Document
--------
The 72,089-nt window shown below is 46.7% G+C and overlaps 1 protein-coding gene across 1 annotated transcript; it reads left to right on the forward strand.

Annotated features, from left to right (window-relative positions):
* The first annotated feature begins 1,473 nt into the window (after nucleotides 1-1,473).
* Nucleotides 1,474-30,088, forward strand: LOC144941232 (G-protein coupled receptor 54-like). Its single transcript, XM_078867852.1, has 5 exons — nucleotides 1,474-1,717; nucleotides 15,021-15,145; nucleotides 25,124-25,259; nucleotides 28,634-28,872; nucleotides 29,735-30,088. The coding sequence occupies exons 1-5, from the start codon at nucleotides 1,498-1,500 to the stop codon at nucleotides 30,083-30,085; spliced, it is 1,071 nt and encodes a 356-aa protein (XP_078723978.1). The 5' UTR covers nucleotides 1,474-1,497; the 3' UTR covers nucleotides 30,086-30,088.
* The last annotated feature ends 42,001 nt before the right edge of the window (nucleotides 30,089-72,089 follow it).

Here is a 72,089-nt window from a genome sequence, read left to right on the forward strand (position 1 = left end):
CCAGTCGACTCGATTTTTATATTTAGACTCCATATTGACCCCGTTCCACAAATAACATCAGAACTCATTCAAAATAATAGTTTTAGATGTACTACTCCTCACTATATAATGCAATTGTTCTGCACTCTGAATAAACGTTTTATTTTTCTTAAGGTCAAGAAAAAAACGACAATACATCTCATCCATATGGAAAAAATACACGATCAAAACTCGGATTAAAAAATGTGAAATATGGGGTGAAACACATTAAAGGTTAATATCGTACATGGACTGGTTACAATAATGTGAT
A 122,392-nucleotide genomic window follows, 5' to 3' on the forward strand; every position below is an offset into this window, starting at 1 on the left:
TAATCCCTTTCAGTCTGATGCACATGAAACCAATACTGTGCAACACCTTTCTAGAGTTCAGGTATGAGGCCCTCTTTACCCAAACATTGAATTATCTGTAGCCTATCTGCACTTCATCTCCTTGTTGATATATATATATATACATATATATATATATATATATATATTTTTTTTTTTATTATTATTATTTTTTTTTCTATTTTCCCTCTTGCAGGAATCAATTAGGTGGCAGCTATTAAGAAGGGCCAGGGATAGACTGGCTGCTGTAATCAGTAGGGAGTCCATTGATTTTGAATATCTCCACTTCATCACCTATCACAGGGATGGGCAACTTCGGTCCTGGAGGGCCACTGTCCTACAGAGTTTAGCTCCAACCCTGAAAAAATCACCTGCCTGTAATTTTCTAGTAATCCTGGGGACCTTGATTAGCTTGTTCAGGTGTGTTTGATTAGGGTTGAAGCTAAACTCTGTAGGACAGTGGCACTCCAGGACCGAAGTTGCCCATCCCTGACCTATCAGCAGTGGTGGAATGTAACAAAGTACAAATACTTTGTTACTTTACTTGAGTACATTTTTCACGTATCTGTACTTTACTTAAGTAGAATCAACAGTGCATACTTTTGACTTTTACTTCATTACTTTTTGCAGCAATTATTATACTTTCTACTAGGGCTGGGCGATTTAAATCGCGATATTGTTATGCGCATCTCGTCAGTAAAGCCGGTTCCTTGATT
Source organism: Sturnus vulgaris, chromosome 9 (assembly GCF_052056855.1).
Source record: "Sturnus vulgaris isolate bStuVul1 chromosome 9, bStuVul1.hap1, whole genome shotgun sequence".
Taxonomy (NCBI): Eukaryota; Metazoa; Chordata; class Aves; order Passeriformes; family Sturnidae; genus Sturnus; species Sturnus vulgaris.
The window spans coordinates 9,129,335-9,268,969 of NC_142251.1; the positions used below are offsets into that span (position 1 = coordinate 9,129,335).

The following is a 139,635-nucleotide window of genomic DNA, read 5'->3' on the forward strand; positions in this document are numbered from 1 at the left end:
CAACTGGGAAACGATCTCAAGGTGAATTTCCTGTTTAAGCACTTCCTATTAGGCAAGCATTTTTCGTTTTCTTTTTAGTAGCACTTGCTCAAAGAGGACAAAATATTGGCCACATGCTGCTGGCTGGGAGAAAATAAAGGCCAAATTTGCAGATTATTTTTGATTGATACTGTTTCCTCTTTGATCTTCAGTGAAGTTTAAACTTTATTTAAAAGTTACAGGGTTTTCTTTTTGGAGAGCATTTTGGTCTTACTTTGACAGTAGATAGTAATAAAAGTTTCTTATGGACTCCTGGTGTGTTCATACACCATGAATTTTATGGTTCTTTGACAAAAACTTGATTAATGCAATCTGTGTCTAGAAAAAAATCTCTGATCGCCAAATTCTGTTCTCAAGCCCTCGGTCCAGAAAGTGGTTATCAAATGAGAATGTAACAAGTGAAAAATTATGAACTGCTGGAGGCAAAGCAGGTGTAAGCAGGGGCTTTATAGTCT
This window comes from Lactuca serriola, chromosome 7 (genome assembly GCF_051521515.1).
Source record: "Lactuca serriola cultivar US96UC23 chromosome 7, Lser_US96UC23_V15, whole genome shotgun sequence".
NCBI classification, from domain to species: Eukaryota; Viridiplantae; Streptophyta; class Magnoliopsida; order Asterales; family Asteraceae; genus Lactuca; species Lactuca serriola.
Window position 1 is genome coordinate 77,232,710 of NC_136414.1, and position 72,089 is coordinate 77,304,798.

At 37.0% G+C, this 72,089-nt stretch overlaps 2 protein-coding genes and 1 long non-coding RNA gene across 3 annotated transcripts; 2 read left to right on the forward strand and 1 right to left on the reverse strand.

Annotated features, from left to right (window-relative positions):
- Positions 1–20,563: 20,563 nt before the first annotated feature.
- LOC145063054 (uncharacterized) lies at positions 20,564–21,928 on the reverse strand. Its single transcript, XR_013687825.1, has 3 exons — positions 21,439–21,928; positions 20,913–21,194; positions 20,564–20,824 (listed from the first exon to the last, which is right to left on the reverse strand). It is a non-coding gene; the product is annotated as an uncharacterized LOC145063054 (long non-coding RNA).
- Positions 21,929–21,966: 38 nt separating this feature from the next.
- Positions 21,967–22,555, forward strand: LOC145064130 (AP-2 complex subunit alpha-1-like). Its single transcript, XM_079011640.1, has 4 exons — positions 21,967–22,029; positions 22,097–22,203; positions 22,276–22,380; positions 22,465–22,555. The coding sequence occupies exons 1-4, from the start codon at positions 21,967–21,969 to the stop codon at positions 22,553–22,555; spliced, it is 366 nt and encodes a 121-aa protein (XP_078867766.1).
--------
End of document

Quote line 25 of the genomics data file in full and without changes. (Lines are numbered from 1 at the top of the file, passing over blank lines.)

- Positions 21,967–22,555, forward strand: LOC145064130 (AP-2 complex subunit alpha-1-like). Its single transcript, XM_079011640.1, has 4 exons — positions 21,967–22,029; positions 22,097–22,203; positions 22,276–22,380; positions 22,465–22,555. The coding sequence occupies exons 1-4, from the start codon at positions 21,967–21,969 to the stop codon at positions 22,553–22,555; spliced, it is 366 nt and encodes a 121-aa protein (XP_078867766.1).